We’re not saying broccoli rabe pizza is going to replace sausage pizza in your heart and appetite. We’re merely suggesting it’s an awesomely viable alternative.
Broccoli Rabe and Olive Pizza
- Quick Glance
- Quick Glance
- 15 M
- 1 H, 10 M
- Serves 2 to 3
Special Equipment: Baking stone; pizza peel (optional)
Position an oven rack in the lowest position. Slide a baking stone onto the rack. Preheat the oven to 550°F (290°C) or whatever its highest temperature and let it go for at least 45 minutes.
Punch the dough down and gently turn it out onto your work surface. Shape the dough into a ball, cover with a clean kitchen towel, and let rest for 30 minutes.
In a small bowl, combine the oil, garlic, red pepper flakes, and salt and let it meld for 30 minutes to let the flavors harmonize.
Bring a large pot 3/4 full of salted water to a boil over high heat. Add the broccoli rabe and cook until tender, 2 to 3 minutes. Drain under cold running water. Gently squeeze as much water as you possibly can from the broccoli rabe and then roughly chop it into bite-size pieces.
Lightly flour a work surface. Roll out the dough into a round 13 to 14 inches (33 to 35 centimeters) in diameter. Generously dust a pizza peel or rimless baking sheet with cornmeal and place the dough round on it. Working quickly, spread the cheese evenly over the dough, leaving a 3/4-inch (2-centimeter) border uncovered. Top evenly with the broccoli rabe and the olives. Brush the plain border with some of the seasoned oil and then drizzle with more oil. Immediately slide the pizza from the peel onto the baking stone.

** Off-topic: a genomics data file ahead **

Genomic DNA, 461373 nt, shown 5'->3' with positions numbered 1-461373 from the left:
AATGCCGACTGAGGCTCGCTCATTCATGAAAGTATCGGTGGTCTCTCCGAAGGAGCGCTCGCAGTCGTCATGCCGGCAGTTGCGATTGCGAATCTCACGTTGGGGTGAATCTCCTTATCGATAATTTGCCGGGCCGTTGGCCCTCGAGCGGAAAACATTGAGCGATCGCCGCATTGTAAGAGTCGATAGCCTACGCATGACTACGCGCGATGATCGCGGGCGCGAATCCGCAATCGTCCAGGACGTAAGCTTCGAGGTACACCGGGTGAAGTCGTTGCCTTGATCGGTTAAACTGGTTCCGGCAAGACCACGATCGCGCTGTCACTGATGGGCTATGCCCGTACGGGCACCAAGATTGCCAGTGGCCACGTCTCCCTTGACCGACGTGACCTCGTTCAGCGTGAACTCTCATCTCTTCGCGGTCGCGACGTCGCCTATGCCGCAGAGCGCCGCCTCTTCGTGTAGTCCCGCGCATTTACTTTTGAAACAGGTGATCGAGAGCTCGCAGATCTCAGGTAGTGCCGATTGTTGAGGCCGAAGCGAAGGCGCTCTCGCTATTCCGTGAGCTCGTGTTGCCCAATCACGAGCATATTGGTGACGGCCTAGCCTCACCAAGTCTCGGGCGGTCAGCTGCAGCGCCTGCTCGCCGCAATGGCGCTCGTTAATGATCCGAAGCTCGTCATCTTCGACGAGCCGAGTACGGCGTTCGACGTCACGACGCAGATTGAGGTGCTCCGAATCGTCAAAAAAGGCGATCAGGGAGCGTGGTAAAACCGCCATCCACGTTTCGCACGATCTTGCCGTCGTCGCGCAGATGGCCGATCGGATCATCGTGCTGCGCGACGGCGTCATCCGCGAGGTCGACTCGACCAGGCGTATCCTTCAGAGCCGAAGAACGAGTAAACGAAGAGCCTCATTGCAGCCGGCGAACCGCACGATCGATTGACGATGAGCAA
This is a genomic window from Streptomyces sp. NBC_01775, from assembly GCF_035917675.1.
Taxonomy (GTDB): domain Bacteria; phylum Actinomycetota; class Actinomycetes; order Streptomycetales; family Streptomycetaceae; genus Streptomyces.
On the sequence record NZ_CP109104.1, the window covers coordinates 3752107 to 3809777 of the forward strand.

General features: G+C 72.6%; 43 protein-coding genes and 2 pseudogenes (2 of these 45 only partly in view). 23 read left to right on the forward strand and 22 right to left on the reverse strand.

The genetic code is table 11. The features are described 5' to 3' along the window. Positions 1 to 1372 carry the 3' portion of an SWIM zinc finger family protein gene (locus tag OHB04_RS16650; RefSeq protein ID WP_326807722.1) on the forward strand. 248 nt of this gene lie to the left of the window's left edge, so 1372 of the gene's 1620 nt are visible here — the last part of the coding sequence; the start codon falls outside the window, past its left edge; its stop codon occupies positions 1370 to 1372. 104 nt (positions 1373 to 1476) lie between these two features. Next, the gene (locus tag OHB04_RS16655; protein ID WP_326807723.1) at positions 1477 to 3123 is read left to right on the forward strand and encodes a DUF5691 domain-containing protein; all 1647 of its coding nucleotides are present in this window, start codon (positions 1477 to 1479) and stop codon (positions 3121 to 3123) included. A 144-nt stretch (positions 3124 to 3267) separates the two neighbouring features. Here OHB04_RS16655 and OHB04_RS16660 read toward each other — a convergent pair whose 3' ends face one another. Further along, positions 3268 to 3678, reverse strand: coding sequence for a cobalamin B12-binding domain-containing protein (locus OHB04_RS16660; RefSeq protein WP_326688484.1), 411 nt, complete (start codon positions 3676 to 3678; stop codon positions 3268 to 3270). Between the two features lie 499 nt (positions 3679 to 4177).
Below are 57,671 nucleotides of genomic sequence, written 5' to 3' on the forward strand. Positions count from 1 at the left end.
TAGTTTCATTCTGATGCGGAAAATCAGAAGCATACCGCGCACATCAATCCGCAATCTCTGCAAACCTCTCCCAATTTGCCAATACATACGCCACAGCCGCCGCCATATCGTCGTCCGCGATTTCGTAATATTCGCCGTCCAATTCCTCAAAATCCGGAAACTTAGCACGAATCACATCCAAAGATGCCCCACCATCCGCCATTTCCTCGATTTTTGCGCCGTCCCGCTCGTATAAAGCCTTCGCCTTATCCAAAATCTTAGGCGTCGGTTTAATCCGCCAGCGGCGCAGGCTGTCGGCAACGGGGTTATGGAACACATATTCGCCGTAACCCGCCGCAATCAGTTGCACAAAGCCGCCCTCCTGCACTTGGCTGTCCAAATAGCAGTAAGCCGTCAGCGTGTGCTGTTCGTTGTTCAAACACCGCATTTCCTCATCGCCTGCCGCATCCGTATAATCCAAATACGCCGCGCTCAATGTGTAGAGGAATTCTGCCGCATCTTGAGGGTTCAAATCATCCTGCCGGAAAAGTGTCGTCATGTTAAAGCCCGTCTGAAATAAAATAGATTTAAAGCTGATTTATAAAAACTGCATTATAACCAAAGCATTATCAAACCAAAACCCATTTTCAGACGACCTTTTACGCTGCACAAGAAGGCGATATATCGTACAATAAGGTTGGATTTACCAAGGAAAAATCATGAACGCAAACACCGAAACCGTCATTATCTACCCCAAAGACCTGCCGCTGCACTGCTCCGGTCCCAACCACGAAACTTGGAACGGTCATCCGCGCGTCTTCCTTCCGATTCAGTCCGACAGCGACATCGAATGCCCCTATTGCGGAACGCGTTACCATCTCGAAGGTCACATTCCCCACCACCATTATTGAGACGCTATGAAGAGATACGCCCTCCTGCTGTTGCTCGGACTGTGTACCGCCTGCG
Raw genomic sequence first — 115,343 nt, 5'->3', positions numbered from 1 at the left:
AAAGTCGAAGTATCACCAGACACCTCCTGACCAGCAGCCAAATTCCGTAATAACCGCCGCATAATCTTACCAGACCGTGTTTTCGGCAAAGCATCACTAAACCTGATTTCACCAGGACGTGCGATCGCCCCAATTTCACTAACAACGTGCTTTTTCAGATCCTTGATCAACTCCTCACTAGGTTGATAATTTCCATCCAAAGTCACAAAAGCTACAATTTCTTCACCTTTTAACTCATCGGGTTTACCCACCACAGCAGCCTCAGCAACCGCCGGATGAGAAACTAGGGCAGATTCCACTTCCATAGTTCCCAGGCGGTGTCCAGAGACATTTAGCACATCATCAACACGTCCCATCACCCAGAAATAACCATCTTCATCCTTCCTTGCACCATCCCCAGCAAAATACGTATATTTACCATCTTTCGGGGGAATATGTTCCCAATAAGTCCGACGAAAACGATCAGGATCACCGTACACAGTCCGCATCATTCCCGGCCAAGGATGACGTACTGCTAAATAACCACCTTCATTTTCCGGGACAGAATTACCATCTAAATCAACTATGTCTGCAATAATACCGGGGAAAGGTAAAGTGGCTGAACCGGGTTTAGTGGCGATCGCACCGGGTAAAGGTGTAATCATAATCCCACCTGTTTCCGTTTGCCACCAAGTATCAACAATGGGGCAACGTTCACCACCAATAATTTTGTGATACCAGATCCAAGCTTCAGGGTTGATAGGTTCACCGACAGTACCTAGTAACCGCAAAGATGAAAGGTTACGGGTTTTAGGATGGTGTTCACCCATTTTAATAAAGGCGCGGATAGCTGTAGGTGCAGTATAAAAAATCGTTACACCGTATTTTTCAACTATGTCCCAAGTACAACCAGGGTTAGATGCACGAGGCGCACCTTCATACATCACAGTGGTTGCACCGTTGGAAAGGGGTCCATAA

Bake until the crust is crisp and browned, 8 to 10 minutes. Remove from the oven, brush the edge of the crust with any remaining oil, and slice. Serve immediately.
Recipe Testers Reviews
This broccoli rabe pizza was one of the easiest and most satisfying dinners I've had in quite a while. The flavors, textures, and looks of this pizza are phenomenal. And, on top of that, the recipe worked perfectly as written. Absolutely a keeper. I used Trader Joe's whole-wheat pizza dough ($1.19), which worked wonderfully. I think this pizza needs the somewhat more rustic flavor and feel of whole-wheat dough, so I probably won't try it with a plain white-flour dough. My bunch of broccoli rabe weighed in at 600 grams, so I didn't use the whole bunch but rather 3/4 pound, and it was the perfect amount. And 8 ounces cheese seemed too much for me, so I used only 6 ounces, which was absolutely enough. I boiled the broccoli rabe for exactly 3 minutes, and it was nice and tender. Baking time at 525°F was exactly 8 minutes. Seldom have I had a recipe work so perfectly. I'm a fan!
Boy, was this a super tasty pizza and a gorgeous one at that! It was picture-perfect coming out of the hot oven—the crust was lightly browned around the edges, crisp yet tender in the middle, and the melted mozzarella cheese, garlic oil, tender broccoli rabe, and briny olives were a wonderful flavor combination. We adored this pizza and, frankly, couldn't eat it fast enough. It fed 3 (hungry) people. I used our favorite white-flour pizza dough from our local market, and the weight of the head of broccoli rabe was right at 1 pound. I liked the idea of making a garlic-chile oil and drizzling it over the pizza—it added a nice spice and flavor to the pizza's base. I am a huge garlic fan, so I could even see adding more than 1 clove to the pizza next time I make it. Yes, the broccoli rabe only took about 2 minutes to become tender; it's important to watch it because you don't want it too soggy coming out of the hot water. At 550°F, the pizza was perfectly cooked at right about 10 minutes. I didn't use a baking stone, just a cornmeal-sprinkled, parchment-covered large baking sheet. We adored this pizza and could hardly wait for it to cool before slicing into it. Great recipe!